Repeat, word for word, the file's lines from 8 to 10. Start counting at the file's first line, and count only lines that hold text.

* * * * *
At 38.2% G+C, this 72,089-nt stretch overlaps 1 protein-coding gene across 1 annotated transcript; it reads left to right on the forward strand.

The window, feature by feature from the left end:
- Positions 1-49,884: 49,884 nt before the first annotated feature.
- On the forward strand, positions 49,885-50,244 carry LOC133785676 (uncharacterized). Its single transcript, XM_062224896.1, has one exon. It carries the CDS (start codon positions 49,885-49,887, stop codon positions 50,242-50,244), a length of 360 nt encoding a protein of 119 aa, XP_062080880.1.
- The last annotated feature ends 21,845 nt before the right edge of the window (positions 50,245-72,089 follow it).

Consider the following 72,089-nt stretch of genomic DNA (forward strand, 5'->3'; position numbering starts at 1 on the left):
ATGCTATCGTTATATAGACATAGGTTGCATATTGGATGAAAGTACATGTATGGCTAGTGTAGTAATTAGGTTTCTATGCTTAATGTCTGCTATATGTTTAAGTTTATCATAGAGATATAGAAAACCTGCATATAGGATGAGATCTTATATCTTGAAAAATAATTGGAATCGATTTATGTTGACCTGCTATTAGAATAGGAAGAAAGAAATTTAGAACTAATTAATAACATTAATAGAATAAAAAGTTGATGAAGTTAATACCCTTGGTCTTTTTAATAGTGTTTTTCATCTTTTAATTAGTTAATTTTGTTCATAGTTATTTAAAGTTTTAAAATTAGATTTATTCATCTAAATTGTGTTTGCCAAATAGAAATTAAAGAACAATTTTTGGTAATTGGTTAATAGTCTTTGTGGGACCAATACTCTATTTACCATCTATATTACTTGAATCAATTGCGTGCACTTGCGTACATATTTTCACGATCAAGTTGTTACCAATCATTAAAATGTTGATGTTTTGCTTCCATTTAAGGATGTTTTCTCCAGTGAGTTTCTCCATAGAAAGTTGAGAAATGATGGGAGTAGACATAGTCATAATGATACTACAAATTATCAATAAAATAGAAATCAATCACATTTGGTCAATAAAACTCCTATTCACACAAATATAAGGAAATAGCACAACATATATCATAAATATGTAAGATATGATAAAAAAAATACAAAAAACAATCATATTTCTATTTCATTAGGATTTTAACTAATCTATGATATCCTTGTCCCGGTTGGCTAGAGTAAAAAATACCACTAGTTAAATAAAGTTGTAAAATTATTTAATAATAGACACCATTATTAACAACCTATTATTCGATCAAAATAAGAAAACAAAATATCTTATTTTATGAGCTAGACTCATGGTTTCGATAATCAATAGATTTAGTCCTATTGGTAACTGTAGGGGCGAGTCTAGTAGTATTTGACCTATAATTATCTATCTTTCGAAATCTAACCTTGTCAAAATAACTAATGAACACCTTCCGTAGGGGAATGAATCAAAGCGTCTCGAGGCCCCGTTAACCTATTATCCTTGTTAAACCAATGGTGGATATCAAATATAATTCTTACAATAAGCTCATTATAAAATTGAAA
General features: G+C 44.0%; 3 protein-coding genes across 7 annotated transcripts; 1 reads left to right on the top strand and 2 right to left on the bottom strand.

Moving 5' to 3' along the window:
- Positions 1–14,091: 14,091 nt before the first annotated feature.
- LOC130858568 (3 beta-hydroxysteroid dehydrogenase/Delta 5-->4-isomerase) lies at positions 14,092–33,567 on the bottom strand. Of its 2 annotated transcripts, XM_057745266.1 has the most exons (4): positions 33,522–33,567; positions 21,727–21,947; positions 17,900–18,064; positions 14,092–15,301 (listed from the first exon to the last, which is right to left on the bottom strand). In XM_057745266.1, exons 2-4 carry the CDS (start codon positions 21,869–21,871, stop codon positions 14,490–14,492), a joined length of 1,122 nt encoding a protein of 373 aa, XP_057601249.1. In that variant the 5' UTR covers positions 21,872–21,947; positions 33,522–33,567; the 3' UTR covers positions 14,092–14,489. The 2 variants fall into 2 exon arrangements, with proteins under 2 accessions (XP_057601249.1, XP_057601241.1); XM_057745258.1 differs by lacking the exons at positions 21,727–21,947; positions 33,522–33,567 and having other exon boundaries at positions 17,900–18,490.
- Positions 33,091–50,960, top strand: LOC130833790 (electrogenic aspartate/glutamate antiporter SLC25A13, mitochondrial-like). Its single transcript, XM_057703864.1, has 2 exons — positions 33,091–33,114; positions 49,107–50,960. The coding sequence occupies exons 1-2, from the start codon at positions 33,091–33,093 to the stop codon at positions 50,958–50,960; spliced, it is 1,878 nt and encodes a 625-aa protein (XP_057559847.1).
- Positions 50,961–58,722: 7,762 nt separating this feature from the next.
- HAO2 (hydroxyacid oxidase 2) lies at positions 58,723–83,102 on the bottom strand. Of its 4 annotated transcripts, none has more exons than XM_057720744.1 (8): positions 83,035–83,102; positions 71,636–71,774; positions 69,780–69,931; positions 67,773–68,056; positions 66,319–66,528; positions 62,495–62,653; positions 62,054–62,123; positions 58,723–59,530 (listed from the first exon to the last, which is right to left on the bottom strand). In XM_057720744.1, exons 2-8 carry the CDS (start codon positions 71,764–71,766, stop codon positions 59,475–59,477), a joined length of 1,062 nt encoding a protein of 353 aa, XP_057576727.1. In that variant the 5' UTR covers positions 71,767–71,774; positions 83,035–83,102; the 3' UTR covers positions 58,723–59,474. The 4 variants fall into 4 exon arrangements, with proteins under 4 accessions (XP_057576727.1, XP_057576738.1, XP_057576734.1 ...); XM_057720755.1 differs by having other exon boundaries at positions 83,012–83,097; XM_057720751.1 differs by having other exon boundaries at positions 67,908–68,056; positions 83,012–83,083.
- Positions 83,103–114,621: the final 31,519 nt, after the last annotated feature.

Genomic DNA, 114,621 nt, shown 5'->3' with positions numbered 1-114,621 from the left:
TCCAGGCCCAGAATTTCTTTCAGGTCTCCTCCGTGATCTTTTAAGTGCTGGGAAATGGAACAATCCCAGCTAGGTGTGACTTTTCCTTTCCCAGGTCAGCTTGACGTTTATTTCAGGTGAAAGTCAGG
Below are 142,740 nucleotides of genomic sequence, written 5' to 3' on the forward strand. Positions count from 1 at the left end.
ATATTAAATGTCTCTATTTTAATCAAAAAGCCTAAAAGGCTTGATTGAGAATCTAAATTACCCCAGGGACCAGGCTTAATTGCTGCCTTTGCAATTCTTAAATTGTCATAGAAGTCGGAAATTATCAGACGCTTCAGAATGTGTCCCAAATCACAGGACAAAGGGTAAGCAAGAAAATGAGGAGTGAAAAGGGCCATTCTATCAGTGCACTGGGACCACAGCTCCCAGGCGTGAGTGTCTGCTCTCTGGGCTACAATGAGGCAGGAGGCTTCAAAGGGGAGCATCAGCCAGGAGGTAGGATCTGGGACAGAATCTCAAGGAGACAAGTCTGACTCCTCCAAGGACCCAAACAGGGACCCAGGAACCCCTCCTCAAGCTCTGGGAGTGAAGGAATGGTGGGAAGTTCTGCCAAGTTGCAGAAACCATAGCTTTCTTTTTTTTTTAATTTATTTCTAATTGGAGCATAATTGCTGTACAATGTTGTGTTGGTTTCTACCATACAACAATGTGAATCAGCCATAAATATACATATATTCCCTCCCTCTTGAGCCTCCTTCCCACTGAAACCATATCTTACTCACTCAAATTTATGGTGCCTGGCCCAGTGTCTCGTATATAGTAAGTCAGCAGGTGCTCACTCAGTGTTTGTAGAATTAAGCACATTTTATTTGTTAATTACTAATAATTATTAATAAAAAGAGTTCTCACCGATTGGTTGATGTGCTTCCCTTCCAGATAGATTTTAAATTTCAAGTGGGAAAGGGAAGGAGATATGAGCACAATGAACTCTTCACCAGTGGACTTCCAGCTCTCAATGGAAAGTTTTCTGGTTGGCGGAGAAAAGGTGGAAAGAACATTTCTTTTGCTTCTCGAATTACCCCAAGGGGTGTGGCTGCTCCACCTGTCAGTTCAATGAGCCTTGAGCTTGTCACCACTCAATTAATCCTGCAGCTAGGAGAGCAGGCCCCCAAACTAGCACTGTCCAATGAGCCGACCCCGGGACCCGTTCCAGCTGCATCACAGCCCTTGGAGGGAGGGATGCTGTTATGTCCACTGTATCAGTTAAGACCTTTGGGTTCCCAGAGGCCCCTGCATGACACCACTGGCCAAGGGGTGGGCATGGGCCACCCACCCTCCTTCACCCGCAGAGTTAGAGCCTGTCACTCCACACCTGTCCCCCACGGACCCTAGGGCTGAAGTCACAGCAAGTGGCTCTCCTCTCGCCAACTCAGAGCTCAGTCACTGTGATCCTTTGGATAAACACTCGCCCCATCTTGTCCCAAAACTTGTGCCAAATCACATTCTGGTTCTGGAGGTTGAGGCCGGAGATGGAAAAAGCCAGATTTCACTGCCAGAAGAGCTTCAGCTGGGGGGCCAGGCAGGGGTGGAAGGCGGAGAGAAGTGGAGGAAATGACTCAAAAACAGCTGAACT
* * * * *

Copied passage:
General features: G+C 44.0%; 3 protein-coding genes across 7 annotated transcripts; 1 reads left to right on the top strand and 2 right to left on the bottom strand.

Moving 5' to 3' along the window:
- Positions 1–14,091: 14,091 nt before the first annotated feature.